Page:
Wednesday, 8 November 2006
Department of Enterprise, Trade and Employment
Question 228: To ask the Minister for Enterprise, Trade and Employment if he will encourage a company (details supplied) in County Carlow to implement the terms as recommended by the Labour Court for a redundancy package for its employees; and if he will make a statement on the matter. [36920/06]
On the 26th of April 2006, the Labour Court made a recommendation regarding the redundancy terms for Irish Sugar workers at the Mallow plant. The recommendation provided that redundancy should be 5 weeks' pay per year of service, where a week's pay would be defined as actual finishing salary, excluding overtime, plus statutory redundancy entitlement, plus a bonus payment for an orderly wind-down.
The Court issued two clarifications in May, but these failed to achieve a resolution to the dispute.
The Labour Court invited the parties to return to the Court with a view to resolving the dispute. However, the company rejected the Court's invitation. I very much regret the decision taken by the company in this regard.
The Labour Court issued a third clarification of its Recommendation on the 17th of October 2006. The company has indicated that it is not prepared to alter its offer. Similarly, the trade unions have not changed their position and are not prepared to accept the company's existing offer.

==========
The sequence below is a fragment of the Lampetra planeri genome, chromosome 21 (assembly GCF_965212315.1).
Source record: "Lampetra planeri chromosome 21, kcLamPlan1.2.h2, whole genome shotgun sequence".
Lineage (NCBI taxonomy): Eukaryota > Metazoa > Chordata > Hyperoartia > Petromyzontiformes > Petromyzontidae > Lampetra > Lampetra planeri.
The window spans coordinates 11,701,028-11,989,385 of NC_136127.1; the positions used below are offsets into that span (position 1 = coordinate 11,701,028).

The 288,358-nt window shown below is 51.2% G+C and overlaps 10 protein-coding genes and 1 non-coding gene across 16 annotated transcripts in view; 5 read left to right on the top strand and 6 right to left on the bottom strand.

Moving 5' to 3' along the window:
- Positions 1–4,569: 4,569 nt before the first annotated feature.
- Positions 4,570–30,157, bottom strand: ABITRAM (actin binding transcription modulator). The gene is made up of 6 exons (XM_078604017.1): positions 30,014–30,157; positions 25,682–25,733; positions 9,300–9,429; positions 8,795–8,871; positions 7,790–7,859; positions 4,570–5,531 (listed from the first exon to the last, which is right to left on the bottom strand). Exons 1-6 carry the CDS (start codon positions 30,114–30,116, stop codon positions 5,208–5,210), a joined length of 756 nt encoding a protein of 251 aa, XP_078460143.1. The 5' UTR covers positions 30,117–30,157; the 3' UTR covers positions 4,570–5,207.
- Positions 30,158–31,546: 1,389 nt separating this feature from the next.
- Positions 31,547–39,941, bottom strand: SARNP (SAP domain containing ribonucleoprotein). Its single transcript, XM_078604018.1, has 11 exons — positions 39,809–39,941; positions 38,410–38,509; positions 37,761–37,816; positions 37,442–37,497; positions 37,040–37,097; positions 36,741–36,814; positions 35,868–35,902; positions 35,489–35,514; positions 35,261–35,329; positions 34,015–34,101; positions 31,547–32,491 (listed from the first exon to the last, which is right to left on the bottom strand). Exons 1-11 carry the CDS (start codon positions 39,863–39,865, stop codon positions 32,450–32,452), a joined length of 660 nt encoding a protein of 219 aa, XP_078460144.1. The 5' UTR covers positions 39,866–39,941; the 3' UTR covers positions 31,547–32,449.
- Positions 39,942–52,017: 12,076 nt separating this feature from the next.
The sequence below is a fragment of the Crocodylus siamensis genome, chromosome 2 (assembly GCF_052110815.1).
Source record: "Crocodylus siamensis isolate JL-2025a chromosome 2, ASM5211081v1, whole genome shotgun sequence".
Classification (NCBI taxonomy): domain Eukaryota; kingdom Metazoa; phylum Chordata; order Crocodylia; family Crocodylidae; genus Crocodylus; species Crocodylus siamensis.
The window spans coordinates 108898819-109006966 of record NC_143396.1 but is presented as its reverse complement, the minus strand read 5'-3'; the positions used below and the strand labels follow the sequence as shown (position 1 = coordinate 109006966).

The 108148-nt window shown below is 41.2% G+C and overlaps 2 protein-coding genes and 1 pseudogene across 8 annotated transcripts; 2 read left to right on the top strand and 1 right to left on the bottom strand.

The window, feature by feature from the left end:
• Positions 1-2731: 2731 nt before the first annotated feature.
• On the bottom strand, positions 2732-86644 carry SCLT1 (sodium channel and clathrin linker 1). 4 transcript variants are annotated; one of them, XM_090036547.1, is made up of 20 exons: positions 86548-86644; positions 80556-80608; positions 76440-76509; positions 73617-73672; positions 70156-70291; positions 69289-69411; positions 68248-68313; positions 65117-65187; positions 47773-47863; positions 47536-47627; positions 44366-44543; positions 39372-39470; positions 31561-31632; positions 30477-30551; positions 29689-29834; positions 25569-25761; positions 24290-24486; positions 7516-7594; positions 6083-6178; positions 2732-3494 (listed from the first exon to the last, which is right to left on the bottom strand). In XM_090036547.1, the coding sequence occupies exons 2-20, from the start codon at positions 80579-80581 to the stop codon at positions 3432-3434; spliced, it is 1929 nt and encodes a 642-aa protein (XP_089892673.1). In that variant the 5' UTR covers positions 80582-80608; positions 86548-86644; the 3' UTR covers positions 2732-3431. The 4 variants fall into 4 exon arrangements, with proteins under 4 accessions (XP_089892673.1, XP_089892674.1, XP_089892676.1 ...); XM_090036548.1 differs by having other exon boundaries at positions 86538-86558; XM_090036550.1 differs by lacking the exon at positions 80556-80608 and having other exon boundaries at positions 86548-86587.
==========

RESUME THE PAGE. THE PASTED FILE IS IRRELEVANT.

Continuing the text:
My colleague, Minister MicheÃ¡l Martin, has met with representatives of both the trade unions and the company and urged them to resolve their differences and to avail of the dispute settling machinery of the State, as necessary. I have also met with union representatives to discuss this matter. The National Implementation Body has also worked with the parties concerned to seek to identify an agreed procedure to resolve the issue in dispute.
Ireland's system of industrial relations is, essentially, voluntary in nature and responsibility for the resolution of industrial disputes is a matter for the parties involved. The system of industrial relations in Ireland is designed to help and support parties in their efforts to resolve their differences, rather than imposing a solution on the parties to an industrial dispute.
Where the Labour Court operates as an industrial relations tribunal in trade disputes, its recommendations are not enforceable. In such cases, the Court hears both sides and then issues a recommendation setting out its opinion on the dispute and the terms on which it considers the dispute should be settled. While these recommendations are not binding on the parties concerned, the parties are expected to give serious consideration to the Court's recommendation. As the Labour Court is a Court of last resort in the industrial relations process, it is expected that the parties come to the process in good faith and, consequently, are prepared to accept the outcome of the process, namely, the Labour Court recommendation.